2) It follows that we cannot be sure that our protocols are as effective as they need to be to prevent wide spread infection from primary cases. Even if they are, the costs of monitoring and testing are prohibitive. It follows logically that we should try to limit the number of index cases, i.e. limit access from people from the epidemic areas. Nigeria is a relatively poor country with limited health care and they have made quarantine work. "If there are no Moties, there will be no Motie problem". If there are no index cases in the US, there can’t be an epidemic. At the very least people from affected areas should have a minimum of 24 day quarentine from the last possible day of exposure, and these plans need to be in place before traveller’s are admitted to the US. Returning citizens should have to meet the same standards.

3) I cannot see how limiting access to the US inhibits our ability to treat Ebola in situ. Médecins Sans Frontières and other NGO’s manage to get access. We can certainly mobilize govermental health care to go there. So far the only effective treatment seems to be plasma transfusion from survivors and possibly a monoclonal antibody cloned into tobacco plant. Neither of those need patients in the US to test or treat. Makes the logistics a little harder, but certainly no harder than trying to identify and track several hundred potential contacts for every index case.

4) Since there appear to be some strains with much lower morbidity and mortality, it begs the question if these could be used as an effective vaccine. I am sure people are investigating but I have not seen anything in the Emergency Medicine or general Internal Medicine literature yet.

Hopefully, we will adopt some realistic control measures. Robert Heinlein had a story line in his book Friday where he postulated spread of plague as a major world wide pandemic largely due to very brief travel time in relationship to incubation times for infections. Might be different if we had a very sensitive and fairly specific point of care (or immigration) test to identify people in their preclinical phase of infection. In then meantime I would suggest we set up a treatment center somewhere between 1600 Pennsylvania Ave. and 1 First St. SE.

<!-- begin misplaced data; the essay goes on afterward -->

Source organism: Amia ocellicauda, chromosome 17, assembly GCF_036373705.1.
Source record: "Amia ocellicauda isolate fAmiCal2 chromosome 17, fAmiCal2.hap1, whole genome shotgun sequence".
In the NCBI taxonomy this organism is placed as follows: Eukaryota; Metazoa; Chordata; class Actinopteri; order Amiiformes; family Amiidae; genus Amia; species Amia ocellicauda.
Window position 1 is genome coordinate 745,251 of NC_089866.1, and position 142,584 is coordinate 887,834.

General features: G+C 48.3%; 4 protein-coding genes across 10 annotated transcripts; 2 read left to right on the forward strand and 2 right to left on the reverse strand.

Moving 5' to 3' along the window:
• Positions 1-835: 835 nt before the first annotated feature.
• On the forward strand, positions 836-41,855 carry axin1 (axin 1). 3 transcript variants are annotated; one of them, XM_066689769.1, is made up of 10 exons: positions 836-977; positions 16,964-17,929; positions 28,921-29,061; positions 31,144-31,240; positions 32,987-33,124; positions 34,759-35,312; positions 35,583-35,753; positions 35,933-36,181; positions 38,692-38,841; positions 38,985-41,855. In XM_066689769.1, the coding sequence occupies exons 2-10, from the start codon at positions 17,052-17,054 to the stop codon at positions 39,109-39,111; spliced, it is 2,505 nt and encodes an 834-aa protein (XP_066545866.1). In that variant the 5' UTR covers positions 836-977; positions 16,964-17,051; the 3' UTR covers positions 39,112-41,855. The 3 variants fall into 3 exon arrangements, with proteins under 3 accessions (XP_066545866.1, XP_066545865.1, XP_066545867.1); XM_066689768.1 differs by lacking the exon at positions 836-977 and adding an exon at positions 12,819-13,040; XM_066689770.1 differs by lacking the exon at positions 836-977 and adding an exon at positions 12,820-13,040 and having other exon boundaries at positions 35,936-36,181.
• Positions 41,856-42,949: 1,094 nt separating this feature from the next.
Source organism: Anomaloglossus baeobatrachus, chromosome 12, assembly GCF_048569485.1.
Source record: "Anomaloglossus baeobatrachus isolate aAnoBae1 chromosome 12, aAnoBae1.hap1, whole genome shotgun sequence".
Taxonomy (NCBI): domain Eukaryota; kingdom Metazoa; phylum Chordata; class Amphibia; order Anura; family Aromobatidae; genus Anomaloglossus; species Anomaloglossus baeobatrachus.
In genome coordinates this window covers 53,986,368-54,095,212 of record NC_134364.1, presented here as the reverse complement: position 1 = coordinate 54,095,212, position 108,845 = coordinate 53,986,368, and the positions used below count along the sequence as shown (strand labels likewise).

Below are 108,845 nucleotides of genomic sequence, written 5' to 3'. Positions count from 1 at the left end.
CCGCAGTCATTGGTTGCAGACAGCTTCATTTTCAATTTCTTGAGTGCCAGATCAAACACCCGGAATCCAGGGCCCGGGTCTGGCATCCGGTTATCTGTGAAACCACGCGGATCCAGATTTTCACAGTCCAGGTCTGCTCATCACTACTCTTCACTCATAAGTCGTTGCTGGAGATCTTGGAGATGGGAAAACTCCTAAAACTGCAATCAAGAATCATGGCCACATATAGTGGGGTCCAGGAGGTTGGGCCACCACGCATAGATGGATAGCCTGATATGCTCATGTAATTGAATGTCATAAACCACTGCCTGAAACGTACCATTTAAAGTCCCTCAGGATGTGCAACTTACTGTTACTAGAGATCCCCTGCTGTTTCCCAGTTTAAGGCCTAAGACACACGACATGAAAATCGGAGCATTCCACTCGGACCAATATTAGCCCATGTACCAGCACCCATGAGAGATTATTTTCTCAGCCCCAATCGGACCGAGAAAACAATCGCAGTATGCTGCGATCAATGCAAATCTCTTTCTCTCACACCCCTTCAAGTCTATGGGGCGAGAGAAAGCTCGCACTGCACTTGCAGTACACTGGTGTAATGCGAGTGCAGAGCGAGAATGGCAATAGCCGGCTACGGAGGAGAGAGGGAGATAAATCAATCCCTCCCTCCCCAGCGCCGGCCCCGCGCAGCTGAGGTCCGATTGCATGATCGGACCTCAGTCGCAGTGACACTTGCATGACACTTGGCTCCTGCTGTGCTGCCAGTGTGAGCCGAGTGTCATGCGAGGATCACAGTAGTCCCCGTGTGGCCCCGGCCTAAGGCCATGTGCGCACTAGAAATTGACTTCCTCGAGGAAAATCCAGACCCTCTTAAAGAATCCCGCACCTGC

Thank you,

Doug Lewis, MD

The real danger of ebola…

Recently you said "Of course the real danger is that the plague will enter the Middle East and South America."

WIth respect, the real danger is that it will enter India. India has a population of a billion, and half of them are chronically malnourished – this means that their immune systems will be running on low and they will be much more susceptible to infection than well-fed people. In addition, the heavy crowding and extremely poor levels of sanitation would be tailor made for Ebola to spread. Ebola seems not to be airborne (for now), but, a few sick people throwing up in the Ganges…

I suspect that the Indian government knows this and is prepared to shoot suspected Ebola immigrants on sight… But you’ll never hear about it in the mainstream press….

Globus Pallidus XI


Ebola sick-in

Dr Pournelle

Bellevue staffers call in ‘sick’ after Ebola arrives

Live long and prosper

h lynn keith


And this sums up the Ebola situation. The crisis is supposedly over, although we do continue to import people from the plague zones, and we are sending soldiers there.




Freedom is not free. Free men are not equal. Equal men are not free.